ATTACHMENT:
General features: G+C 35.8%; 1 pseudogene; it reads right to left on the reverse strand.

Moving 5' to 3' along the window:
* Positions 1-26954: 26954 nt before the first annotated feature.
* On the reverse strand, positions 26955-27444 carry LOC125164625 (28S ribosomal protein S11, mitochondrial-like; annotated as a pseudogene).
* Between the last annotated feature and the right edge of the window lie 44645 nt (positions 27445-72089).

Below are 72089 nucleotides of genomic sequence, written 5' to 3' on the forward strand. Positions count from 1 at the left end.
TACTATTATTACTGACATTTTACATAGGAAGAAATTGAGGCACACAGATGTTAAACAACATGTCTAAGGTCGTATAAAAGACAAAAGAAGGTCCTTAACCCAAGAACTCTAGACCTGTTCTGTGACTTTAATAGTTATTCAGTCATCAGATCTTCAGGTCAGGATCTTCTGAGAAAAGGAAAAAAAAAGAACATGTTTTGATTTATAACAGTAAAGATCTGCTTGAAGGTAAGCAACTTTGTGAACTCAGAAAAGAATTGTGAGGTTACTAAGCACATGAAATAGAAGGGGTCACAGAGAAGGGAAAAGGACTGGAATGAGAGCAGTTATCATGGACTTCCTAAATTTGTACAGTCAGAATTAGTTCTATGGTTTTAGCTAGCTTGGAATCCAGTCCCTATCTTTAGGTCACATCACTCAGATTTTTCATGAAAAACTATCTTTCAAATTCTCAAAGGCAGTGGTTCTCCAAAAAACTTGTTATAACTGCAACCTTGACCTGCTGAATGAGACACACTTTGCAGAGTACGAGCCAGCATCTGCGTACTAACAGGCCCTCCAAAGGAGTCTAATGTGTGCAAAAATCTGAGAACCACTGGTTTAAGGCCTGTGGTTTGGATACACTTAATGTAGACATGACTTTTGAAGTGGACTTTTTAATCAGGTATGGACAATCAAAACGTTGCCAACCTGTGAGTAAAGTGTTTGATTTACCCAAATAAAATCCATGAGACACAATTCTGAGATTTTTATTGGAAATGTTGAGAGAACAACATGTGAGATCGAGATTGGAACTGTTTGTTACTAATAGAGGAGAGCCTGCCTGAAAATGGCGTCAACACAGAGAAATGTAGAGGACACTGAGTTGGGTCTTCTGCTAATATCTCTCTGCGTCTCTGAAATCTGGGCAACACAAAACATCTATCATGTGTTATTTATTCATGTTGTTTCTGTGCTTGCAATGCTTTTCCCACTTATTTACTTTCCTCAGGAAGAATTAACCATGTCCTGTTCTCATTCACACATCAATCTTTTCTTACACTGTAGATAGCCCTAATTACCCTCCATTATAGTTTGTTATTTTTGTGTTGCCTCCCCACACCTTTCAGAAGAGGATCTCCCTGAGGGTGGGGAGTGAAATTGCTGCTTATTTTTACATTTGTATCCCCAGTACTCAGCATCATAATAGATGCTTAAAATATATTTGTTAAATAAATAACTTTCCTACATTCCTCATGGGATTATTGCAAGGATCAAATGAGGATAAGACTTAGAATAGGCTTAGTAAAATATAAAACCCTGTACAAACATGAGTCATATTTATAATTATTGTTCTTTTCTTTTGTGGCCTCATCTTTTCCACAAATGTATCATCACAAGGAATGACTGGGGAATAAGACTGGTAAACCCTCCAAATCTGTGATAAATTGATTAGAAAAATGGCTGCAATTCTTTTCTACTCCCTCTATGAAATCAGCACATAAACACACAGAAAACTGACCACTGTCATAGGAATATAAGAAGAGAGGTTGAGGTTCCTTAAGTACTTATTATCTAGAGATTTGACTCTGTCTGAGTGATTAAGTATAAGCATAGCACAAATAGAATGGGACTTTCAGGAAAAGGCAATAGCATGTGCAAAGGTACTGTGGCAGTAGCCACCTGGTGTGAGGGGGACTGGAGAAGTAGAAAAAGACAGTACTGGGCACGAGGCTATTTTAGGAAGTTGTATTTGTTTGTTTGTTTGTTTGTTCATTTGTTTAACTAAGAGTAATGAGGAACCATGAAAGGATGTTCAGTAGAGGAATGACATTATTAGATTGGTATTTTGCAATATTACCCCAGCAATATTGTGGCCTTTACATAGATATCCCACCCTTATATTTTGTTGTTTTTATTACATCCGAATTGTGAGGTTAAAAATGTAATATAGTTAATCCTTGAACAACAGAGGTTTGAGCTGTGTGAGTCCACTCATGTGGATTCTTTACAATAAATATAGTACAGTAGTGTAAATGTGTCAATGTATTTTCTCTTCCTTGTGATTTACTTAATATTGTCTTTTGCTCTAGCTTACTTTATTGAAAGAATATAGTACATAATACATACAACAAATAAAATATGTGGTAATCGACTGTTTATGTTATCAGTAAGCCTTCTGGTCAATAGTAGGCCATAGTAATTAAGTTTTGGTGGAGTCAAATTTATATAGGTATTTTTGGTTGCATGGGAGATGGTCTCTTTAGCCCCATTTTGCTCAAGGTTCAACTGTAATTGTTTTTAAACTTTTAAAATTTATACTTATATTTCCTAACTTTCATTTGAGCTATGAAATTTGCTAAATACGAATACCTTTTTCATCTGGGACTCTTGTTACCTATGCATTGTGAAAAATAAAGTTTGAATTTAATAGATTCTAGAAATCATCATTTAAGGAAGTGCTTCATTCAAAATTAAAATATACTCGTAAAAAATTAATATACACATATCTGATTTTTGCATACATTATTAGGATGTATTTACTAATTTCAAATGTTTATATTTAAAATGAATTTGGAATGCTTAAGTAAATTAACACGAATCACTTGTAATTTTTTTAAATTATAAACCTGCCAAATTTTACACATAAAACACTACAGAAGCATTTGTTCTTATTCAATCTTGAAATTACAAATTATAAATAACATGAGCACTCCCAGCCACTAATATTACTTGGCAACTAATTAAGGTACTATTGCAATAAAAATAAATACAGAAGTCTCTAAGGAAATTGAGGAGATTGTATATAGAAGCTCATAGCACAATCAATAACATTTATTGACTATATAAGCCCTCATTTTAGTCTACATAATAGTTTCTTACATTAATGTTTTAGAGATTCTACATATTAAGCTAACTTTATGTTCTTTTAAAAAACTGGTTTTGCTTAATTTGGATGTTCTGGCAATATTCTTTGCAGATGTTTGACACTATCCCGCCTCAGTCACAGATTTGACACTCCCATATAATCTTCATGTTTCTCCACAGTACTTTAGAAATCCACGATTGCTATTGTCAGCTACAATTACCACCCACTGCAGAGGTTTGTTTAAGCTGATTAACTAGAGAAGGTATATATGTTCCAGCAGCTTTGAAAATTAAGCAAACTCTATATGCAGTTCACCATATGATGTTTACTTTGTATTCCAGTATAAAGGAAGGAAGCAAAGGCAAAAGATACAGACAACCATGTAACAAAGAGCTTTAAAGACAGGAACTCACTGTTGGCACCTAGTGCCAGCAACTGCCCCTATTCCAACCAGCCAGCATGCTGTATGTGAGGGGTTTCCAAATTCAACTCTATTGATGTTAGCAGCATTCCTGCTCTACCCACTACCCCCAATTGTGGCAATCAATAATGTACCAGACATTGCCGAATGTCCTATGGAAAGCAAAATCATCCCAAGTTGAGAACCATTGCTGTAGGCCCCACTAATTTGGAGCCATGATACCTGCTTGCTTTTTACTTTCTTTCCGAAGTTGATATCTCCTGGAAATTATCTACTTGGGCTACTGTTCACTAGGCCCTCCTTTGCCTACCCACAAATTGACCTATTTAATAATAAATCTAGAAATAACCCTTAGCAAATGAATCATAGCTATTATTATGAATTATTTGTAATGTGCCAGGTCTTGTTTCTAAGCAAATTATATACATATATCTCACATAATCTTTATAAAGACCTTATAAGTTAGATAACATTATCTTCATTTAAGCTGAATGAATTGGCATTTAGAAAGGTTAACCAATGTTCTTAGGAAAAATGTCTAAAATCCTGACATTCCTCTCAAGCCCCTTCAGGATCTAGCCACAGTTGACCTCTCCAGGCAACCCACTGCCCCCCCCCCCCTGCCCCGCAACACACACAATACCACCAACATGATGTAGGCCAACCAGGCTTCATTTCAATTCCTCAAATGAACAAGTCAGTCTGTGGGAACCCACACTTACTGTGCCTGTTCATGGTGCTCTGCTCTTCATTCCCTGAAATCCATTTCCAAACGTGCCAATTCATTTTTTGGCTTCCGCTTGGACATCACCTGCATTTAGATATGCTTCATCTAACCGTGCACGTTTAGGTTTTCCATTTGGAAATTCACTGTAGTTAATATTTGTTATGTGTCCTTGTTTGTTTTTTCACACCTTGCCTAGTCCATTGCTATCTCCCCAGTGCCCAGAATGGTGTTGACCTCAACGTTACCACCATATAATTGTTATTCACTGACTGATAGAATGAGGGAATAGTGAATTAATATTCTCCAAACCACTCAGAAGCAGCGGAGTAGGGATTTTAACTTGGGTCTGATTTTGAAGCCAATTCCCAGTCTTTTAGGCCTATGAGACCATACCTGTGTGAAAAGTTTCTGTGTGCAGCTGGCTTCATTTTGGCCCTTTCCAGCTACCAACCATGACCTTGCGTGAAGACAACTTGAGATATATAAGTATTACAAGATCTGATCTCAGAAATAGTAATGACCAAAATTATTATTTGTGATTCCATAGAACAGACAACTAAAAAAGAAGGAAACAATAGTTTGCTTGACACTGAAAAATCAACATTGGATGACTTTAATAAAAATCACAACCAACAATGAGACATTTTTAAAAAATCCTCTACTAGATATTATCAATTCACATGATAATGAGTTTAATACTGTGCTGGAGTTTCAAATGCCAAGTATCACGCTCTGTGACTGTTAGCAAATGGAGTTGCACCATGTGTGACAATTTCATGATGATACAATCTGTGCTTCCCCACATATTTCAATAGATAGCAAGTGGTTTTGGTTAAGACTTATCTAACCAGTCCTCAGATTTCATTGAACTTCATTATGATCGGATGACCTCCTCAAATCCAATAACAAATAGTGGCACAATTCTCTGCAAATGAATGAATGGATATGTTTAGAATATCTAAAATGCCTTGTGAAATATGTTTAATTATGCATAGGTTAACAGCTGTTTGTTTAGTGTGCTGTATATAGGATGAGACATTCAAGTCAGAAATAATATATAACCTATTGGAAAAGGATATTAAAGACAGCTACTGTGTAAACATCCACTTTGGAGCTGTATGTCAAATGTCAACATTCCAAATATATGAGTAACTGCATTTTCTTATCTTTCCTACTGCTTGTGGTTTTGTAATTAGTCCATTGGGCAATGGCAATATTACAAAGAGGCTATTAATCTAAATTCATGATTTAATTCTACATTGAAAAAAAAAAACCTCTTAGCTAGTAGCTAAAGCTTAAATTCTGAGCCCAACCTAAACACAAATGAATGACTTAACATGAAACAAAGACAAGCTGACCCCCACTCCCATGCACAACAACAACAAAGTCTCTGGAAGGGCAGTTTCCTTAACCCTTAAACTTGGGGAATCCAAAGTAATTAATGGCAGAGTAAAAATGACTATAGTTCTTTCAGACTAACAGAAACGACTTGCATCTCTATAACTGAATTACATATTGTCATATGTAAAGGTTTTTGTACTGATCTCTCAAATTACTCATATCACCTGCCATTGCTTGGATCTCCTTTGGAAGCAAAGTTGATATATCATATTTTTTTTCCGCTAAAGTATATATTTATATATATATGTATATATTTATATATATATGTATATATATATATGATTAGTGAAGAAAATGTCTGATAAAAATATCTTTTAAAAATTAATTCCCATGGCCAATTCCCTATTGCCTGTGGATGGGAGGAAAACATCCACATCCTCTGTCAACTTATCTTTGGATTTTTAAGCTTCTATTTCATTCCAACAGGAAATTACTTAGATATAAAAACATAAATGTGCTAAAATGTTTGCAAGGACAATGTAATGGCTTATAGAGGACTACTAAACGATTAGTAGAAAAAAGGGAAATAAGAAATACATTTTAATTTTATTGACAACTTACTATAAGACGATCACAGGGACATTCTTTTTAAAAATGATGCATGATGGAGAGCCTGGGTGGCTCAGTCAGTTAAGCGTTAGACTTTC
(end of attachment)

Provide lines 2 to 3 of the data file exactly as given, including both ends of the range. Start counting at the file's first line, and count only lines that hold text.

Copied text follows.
Moving 5' to 3' along the window:
* Positions 1-26954: 26954 nt before the first annotated feature.